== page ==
“We gotta hold out hope,” said flatly, practically standing at attention before her. She studied him intently for a moment. The expression on his face was painful. She’d hit him a little too hard but he was gonna be damned if he’d let her know it.

“My orders were to be his ride. Nothing else. I wasn’t supposed to save him. Everything went exactly as our superiors planned it cuz I didn’t do what I normally would do.”

Stemmons looked down at his feet.

“You can’t confirm or deny that either.”

Stemmons shrugged.

“I shoulda saved him..” she walked back to the table and took a drink from a can she had left there, “I shoulda done something.”

Remaining where he was, and trying too hard to sound authoritative, “you did as ordered. Kino is a good agent. We gotta trust he knew what he was doing.”

Gina sat down, “That was all a display for our enemies.” She was talking more to herself now, since he wasn’t helping her, “whoever Charlie was supposed to pick up, the Agency wanted our enemies to believe he died, and along with the guy who went in to get him. Kino went after a rogue asset that the enemy was after. Whether I tried to save him and hurt myself in the process or did what I did, either way it was clear we didn’t get the guy, and they would just find a sinking ship on fire. The only way to get them off his tail was to fake his death. Fake Charlie’s too. Not telling me anything made it look all the more believable.”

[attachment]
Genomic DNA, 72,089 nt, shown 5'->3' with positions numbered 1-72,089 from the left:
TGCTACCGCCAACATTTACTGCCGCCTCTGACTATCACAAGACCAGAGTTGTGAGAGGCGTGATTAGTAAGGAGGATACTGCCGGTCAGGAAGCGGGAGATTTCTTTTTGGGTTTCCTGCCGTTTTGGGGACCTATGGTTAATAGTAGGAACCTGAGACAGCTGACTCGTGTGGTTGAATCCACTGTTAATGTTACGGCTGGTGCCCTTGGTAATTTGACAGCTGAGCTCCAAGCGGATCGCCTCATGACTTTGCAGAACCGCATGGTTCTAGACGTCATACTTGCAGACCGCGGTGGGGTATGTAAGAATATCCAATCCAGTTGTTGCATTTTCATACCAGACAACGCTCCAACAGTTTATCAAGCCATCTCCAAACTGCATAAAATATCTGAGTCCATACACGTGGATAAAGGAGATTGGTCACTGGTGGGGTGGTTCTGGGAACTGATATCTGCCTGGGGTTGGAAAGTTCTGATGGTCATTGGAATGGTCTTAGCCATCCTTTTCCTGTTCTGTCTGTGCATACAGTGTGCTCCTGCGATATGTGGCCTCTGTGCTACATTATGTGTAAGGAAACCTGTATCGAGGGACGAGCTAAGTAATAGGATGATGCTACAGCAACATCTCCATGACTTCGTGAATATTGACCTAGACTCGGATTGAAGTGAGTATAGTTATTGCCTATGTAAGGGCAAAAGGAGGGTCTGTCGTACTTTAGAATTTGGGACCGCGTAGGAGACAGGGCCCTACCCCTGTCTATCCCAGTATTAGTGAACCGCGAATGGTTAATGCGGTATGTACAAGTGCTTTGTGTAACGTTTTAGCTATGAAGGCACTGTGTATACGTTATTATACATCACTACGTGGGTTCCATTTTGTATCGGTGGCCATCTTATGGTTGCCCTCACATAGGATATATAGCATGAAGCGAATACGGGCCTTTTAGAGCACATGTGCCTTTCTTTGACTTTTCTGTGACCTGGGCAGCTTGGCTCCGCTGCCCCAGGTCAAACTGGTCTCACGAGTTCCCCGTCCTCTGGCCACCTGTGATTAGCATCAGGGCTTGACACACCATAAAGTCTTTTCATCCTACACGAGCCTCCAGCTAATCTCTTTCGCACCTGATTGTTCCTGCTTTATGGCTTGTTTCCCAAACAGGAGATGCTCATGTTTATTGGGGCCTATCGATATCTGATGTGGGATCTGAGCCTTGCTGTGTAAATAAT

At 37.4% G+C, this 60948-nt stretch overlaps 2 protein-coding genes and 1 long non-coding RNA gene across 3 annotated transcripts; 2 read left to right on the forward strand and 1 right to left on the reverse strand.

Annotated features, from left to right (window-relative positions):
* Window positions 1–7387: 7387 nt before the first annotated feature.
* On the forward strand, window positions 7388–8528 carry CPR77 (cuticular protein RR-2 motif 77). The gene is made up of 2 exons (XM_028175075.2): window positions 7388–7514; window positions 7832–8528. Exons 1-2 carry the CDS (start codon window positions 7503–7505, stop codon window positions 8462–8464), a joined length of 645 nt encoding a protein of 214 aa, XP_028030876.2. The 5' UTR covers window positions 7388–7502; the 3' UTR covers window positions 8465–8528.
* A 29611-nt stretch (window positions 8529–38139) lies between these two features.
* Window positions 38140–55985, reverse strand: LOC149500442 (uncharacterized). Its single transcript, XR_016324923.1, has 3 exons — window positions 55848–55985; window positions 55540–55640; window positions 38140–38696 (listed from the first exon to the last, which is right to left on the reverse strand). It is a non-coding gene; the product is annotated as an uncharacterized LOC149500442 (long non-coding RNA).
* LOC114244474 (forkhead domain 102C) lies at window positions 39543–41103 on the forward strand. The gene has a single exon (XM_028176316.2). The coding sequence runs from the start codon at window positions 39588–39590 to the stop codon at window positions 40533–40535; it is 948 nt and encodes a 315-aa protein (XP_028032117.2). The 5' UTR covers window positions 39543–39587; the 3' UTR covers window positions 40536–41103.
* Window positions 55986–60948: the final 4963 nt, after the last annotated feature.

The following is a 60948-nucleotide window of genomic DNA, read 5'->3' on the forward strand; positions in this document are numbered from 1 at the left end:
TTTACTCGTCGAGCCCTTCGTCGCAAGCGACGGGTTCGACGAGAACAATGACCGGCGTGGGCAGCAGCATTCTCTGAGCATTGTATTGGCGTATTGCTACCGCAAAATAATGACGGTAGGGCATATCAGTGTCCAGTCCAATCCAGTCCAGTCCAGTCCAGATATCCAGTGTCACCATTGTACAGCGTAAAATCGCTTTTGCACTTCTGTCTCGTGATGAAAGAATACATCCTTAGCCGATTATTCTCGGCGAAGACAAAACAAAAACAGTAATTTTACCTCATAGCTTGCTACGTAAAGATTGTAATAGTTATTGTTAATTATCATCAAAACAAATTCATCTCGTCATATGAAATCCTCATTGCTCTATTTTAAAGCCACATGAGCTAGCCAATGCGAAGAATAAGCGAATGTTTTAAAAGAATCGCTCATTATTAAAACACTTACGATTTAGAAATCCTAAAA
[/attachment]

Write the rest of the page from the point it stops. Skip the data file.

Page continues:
“You’re grasping at straws, Gina.”

“Am I? This is textbook! Frankly, I’m surprised it still works on the bad guys.”

“That’s not what it said in the file.”

“Well, you conveniently burned the file so I can’t see that for myself now can I?”

“You callin’ me a liar?”


“..I am not at liberty to confirm or deny that.”

“And a bad one at that! I thought you checked this area for bugs before we started. Why you still being catty?”

“Cuz there’s something I shoulda told you years ago but it was never the right time. Still isn’t. Never will be the right time. It’s what I think will make you never speak to me again and if that’s the case I totally understand I just.. I’m sorry Gina.”

“What is it?”

“You’re gonna hate me.”

“I’ve hated you and I’ve loved you and all kindsa emotions between there. What difference does it make?”

“After reading that file, I can’t put this off any longer but it’s ..this ain’t easy for me. There’s something the Agency knows now. Something I thought nobody knew about you that even you don’t know.”

“I rather imagine there’s plenty about both of us that the Agency knows. We’re in the intelligence business.”

Stemmons shook his head, “This is something they coulda only got from me. I’m not aware of anyone living that knows this and there should be no written record, but it was in your file so either they caught me talking in my sleep, or maybe they talked to the dead or something.”

“What are you babbling about?”

“Where were you born?”

“San Antonio.”

Stemmons shook his head, “Mexico City.”

[part six coming soon]